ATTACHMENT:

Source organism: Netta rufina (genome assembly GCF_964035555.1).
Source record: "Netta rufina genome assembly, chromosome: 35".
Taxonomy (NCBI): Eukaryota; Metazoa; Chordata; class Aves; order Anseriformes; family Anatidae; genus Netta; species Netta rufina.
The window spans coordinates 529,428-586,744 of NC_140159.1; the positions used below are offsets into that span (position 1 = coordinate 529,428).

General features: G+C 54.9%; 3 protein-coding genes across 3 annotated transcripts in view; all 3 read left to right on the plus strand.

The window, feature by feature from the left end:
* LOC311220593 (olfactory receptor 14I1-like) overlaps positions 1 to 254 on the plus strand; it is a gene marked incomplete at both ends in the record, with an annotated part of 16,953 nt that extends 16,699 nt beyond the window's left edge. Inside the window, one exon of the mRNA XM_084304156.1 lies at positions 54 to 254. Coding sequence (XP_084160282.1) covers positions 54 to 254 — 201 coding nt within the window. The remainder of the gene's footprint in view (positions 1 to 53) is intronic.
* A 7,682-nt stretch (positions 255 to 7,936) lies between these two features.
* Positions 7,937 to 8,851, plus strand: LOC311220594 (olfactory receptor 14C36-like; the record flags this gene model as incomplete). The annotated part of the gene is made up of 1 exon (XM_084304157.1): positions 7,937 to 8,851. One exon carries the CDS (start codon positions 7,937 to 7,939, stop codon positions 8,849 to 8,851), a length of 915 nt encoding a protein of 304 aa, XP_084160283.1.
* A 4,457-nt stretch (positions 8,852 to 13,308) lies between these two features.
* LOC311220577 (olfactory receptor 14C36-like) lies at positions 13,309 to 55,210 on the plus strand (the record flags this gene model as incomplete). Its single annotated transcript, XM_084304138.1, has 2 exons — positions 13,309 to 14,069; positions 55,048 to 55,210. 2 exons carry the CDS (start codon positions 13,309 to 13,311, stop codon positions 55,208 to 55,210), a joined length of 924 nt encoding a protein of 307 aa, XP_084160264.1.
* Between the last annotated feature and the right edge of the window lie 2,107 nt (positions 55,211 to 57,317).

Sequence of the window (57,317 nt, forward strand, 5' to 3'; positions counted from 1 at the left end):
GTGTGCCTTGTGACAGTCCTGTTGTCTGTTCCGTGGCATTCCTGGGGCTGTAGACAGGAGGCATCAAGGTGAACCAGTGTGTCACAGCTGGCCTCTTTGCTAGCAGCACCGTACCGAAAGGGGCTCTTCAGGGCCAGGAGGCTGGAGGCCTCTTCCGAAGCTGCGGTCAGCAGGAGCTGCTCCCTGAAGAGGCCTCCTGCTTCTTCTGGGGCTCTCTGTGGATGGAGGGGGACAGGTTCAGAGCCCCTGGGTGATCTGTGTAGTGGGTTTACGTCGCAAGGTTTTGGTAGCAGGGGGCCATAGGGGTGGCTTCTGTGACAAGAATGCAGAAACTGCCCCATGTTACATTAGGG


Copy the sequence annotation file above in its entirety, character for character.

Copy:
Source organism: Netta rufina (genome assembly GCF_964035555.1).
Source record: "Netta rufina genome assembly, chromosome: 35".
Taxonomy (NCBI): Eukaryota; Metazoa; Chordata; class Aves; order Anseriformes; family Anatidae; genus Netta; species Netta rufina.
The window spans coordinates 529,428-586,744 of NC_140159.1; the positions used below are offsets into that span (position 1 = coordinate 529,428).

General features: G+C 54.9%; 3 protein-coding genes across 3 annotated transcripts in view; all 3 read left to right on the plus strand.

The window, feature by feature from the left end:
* LOC311220593 (olfactory receptor 14I1-like) overlaps positions 1 to 254 on the plus strand; it is a gene marked incomplete at both ends in the record, with an annotated part of 16,953 nt that extends 16,699 nt beyond the window's left edge. Inside the window, one exon of the mRNA XM_084304156.1 lies at positions 54 to 254. Coding sequence (XP_084160282.1) covers positions 54 to 254 — 201 coding nt within the window. The remainder of the gene's footprint in view (positions 1 to 53) is intronic.
* A 7,682-nt stretch (positions 255 to 7,936) lies between these two features.
* Positions 7,937 to 8,851, plus strand: LOC311220594 (olfactory receptor 14C36-like; the record flags this gene model as incomplete). The annotated part of the gene is made up of 1 exon (XM_084304157.1): positions 7,937 to 8,851. One exon carries the CDS (start codon positions 7,937 to 7,939, stop codon positions 8,849 to 8,851), a length of 915 nt encoding a protein of 304 aa, XP_084160283.1.
* A 4,457-nt stretch (positions 8,852 to 13,308) lies between these two features.
* LOC311220577 (olfactory receptor 14C36-like) lies at positions 13,309 to 55,210 on the plus strand (the record flags this gene model as incomplete). Its single annotated transcript, XM_084304138.1, has 2 exons — positions 13,309 to 14,069; positions 55,048 to 55,210. 2 exons carry the CDS (start codon positions 13,309 to 13,311, stop codon positions 55,208 to 55,210), a joined length of 924 nt encoding a protein of 307 aa, XP_084160264.1.
* Between the last annotated feature and the right edge of the window lie 2,107 nt (positions 55,211 to 57,317).

Sequence of the window (57,317 nt, forward strand, 5' to 3'; positions counted from 1 at the left end):
GTGTGCCTTGTGACAGTCCTGTTGTCTGTTCCGTGGCATTCCTGGGGCTGTAGACAGGAGGCATCAAGGTGAACCAGTGTGTCACAGCTGGCCTCTTTGCTAGCAGCACCGTACCGAAAGGGGCTCTTCAGGGCCAGGAGGCTGGAGGCCTCTTCCGAAGCTGCGGTCAGCAGGAGCTGCTCCCTGAAGAGGCCTCCTGCTTCTTCTGGGGCTCTCTGTGGATGGAGGGGGACAGGTTCAGAGCCCCTGGGTGATCTGTGTAGTGGGTTTACGTCGCAAGGTTTTGGTAGCAGGGGGCCATAGGGGTGGCTTCTGTGACAAGAATGCAGAAACTGCCCCATGTTACATTAGGG